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Title: Dark interpretations : a study on some aspects of guilt and Gothicism in the writing of Thomas De Quincey
Author: McCloskey, Roisin Marie
ISNI:       0000 0004 5355 3135
Awarding Body: Ulster University
Current Institution: Ulster University
Date of Award: 2014
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This thesis examines the psychological and Gothic motifs which infuse Thomas De Quincey's literature. His obsession with childhood trauma and associated guilt, and his tragic affair with opium and the nightmares it brought, will be discussed in order to illustrate how De Quincey has become recognised for his ability to combine sunlight and subterranean, finding somewhere in between these the mysteries of human consciousness and guilt. Many questions will arise during the course of this thesis; was De Quincey as aware of his addiction as he claims? Was he as addicted to opium as he claims? Did he write Confessions with an honest and contrite heart? Was his writing a mode of repentance? Or did he write knowing all too well how popular this glimpse into addiction would be and how much the reading public would revel in becoming the voyeurs of his opium habit? Was he more like a lunatic or a genius? Why was death in childhood so significant to him? This examination specifically of De Quincey's Gothicism and his ability to analyse the subconscious will illuminate some new opportunities for research into his work. This thesis, inspired by Morrison, will provide a detailed and contemporary look at the English Opium-Eater and how relevant his work is in an age where autobiographical writing has deteriorated into mere voyeurism for the sake of transient fame; where the public readership thrives on a diet of the private revelations of public figures. It is intended that this study will appreciate the skill and art of confessional writing, and answer some questions regarding the intent, purpose and importance of revealing our personal histories through self-analysis. In clarifying what is meant by the term 'confessional writing', one must question its purpose and the motivation for its creation. Confession implies truth, professing as honestly as possible the account at hand. However, it is not surprising that this process is, more often than not, obscured by the human error of omission or varying impressions as to the actual details of an experience. Levin agrees that confessional writing falls somewhere between truthful intention and appealing authorship, 'The relationship between lived events and literary narrative becomes especially complex when an author presents a text as a kind of lived experience, as an autobiography or even more specifically as a confession, a word defined by the notion of truthful accounting. His La Confession d 'un enfant du siecle, for instance, raised certain issues for Alfred Musset. In the letter of 1836 to composer Franz Liszt, he wrote of how the book was "not nearly true enough to be a memoir by any stretch of the imagination and not false enough to be a novel." And as a writer Musset was concerned with keeping the literary form under control,.I Whether Musset's assertion regarding his confessional work can be applied to De Quincey's confessional work is questionable. The degree to which confessional writing is, in fact, truly a confession vacillates between extremes; it can be as intentionally truthful as The Confessions of St. Augustine, or it can lean toward an aesthetic and self-vindicating account like De Quincey's Confessions. However, superseding all these investigations and their involved intricacies lies the belief that Thomas De Quincey's life and works will continue to be a source of intrigue and fascination, and that the precedents which he set down in his writing can lead to new and appealing avenues in modem observations of guilt and Gothicism in Romantic literature.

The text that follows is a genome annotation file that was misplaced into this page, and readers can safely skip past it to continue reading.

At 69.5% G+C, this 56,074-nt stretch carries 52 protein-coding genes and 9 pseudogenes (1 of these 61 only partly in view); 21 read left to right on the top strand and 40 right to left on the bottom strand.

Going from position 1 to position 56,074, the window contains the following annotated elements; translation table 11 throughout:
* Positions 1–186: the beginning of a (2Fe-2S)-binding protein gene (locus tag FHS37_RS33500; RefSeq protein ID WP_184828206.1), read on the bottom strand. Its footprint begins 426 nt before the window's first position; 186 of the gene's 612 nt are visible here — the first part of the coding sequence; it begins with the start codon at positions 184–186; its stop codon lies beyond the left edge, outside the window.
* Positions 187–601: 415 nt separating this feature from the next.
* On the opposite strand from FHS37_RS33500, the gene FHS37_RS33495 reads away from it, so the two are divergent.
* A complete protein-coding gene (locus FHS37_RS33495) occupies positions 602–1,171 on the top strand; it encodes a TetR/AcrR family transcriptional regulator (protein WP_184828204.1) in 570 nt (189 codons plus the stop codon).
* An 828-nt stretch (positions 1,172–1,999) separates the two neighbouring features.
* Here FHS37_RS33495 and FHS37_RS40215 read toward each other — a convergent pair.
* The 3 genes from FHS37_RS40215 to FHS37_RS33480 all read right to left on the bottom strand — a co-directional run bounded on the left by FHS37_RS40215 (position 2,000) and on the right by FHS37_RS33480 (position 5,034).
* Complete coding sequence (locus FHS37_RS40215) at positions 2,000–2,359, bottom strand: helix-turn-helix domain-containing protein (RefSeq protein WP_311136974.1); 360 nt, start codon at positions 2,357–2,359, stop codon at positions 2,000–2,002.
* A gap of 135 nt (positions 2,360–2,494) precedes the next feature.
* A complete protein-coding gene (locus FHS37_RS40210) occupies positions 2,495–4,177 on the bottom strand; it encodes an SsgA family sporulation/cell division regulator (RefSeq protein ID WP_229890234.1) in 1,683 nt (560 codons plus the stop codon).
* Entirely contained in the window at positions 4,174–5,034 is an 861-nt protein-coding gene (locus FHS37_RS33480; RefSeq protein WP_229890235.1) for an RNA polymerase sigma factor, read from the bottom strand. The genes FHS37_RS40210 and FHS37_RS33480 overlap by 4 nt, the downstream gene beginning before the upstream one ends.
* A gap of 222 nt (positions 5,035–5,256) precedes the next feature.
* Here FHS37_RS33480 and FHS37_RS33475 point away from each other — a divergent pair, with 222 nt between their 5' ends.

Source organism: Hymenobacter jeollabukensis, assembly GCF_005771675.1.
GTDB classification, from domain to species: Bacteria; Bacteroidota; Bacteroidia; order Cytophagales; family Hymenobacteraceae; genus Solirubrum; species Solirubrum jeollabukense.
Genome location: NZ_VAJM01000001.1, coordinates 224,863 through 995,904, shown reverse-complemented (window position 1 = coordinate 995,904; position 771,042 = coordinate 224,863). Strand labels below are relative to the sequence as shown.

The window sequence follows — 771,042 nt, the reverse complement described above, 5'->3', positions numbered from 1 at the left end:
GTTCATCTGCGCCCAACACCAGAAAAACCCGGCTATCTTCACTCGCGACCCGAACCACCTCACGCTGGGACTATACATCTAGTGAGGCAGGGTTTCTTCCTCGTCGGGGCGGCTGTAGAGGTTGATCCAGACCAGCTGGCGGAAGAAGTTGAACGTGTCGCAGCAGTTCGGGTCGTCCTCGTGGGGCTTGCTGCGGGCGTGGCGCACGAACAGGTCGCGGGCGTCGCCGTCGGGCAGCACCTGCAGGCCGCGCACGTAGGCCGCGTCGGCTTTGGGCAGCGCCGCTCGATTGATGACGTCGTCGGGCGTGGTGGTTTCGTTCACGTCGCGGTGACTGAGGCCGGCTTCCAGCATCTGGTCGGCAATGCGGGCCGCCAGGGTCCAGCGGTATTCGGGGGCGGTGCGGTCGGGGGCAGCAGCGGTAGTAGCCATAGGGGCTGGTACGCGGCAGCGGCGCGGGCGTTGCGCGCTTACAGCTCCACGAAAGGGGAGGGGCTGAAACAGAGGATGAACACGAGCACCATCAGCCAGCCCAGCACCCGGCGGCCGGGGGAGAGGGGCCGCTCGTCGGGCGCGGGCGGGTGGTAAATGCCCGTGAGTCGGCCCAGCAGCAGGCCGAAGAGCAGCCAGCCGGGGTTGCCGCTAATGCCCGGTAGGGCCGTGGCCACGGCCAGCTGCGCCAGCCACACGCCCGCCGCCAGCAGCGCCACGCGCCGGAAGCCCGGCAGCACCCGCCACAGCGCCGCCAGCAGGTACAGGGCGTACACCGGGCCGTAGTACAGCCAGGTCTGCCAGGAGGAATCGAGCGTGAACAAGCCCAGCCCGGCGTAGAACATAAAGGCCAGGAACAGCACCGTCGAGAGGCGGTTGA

Supervisor: Not available Sponsor: Not available
Qualification Name: Thesis (Ph.D.) Qualification Level: Doctoral
EThOS ID:  DOI: Not available